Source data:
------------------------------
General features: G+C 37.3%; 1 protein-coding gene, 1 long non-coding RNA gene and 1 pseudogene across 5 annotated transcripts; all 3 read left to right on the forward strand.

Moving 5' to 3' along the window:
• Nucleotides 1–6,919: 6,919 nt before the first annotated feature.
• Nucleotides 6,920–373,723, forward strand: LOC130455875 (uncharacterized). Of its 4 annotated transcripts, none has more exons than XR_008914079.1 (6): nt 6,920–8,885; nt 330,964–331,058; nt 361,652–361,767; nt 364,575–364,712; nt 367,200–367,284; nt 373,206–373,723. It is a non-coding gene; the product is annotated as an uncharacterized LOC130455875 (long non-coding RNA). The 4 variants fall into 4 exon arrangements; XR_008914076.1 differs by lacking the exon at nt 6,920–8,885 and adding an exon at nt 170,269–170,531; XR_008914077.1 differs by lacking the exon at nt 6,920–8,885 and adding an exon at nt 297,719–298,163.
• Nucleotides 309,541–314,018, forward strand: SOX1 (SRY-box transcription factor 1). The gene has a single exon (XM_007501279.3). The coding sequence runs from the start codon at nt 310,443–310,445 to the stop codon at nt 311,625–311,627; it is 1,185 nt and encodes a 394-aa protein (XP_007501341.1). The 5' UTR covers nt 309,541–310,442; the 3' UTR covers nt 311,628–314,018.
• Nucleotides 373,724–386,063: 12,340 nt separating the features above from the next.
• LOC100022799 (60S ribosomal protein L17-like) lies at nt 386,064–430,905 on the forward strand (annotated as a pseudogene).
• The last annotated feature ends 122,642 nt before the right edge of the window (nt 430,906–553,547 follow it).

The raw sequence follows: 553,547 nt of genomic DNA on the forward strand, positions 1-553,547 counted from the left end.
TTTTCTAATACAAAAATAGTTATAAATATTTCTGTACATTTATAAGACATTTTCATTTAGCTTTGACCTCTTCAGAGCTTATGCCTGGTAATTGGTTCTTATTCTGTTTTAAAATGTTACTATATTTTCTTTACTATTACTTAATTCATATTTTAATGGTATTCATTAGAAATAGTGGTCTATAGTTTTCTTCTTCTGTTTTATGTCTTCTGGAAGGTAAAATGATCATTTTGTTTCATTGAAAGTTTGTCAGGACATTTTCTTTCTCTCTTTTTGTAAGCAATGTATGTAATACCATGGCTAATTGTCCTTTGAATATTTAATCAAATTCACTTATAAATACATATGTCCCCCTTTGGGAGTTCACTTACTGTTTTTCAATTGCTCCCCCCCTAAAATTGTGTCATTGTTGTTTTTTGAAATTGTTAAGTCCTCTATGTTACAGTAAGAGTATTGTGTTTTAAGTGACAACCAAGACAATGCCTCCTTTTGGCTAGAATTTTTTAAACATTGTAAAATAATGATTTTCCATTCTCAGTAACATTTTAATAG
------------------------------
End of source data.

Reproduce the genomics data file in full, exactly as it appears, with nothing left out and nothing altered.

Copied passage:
General features: G+C 37.3%; 1 protein-coding gene, 1 long non-coding RNA gene and 1 pseudogene across 5 annotated transcripts; all 3 read left to right on the forward strand.

Moving 5' to 3' along the window:
• Nucleotides 1–6,919: 6,919 nt before the first annotated feature.
• Nucleotides 6,920–373,723, forward strand: LOC130455875 (uncharacterized). Of its 4 annotated transcripts, none has more exons than XR_008914079.1 (6): nt 6,920–8,885; nt 330,964–331,058; nt 361,652–361,767; nt 364,575–364,712; nt 367,200–367,284; nt 373,206–373,723. It is a non-coding gene; the product is annotated as an uncharacterized LOC130455875 (long non-coding RNA). The 4 variants fall into 4 exon arrangements; XR_008914076.1 differs by lacking the exon at nt 6,920–8,885 and adding an exon at nt 170,269–170,531; XR_008914077.1 differs by lacking the exon at nt 6,920–8,885 and adding an exon at nt 297,719–298,163.
• Nucleotides 309,541–314,018, forward strand: SOX1 (SRY-box transcription factor 1). The gene has a single exon (XM_007501279.3). The coding sequence runs from the start codon at nt 310,443–310,445 to the stop codon at nt 311,625–311,627; it is 1,185 nt and encodes a 394-aa protein (XP_007501341.1). The 5' UTR covers nt 309,541–310,442; the 3' UTR covers nt 311,628–314,018.
• Nucleotides 373,724–386,063: 12,340 nt separating the features above from the next.
• LOC100022799 (60S ribosomal protein L17-like) lies at nt 386,064–430,905 on the forward strand (annotated as a pseudogene).
• The last annotated feature ends 122,642 nt before the right edge of the window (nt 430,906–553,547 follow it).

The raw sequence follows: 553,547 nt of genomic DNA on the forward strand, positions 1-553,547 counted from the left end.
TTTTCTAATACAAAAATAGTTATAAATATTTCTGTACATTTATAAGACATTTTCATTTAGCTTTGACCTCTTCAGAGCTTATGCCTGGTAATTGGTTCTTATTCTGTTTTAAAATGTTACTATATTTTCTTTACTATTACTTAATTCATATTTTAATGGTATTCATTAGAAATAGTGGTCTATAGTTTTCTTCTTCTGTTTTATGTCTTCTGGAAGGTAAAATGATCATTTTGTTTCATTGAAAGTTTGTCAGGACATTTTCTTTCTCTCTTTTTGTAAGCAATGTATGTAATACCATGGCTAATTGTCCTTTGAATATTTAATCAAATTCACTTATAAATACATATGTCCCCCTTTGGGAGTTCACTTACTGTTTTTCAATTGCTCCCCCCCTAAAATTGTGTCATTGTTGTTTTTTGAAATTGTTAAGTCCTCTATGTTACAGTAAGAGTATTGTGTTTTAAGTGACAACCAAGACAATGCCTCCTTTTGGCTAGAATTTTTTAAACATTGTAAAATAATGATTTTCCATTCTCAGTAACATTTTAATAG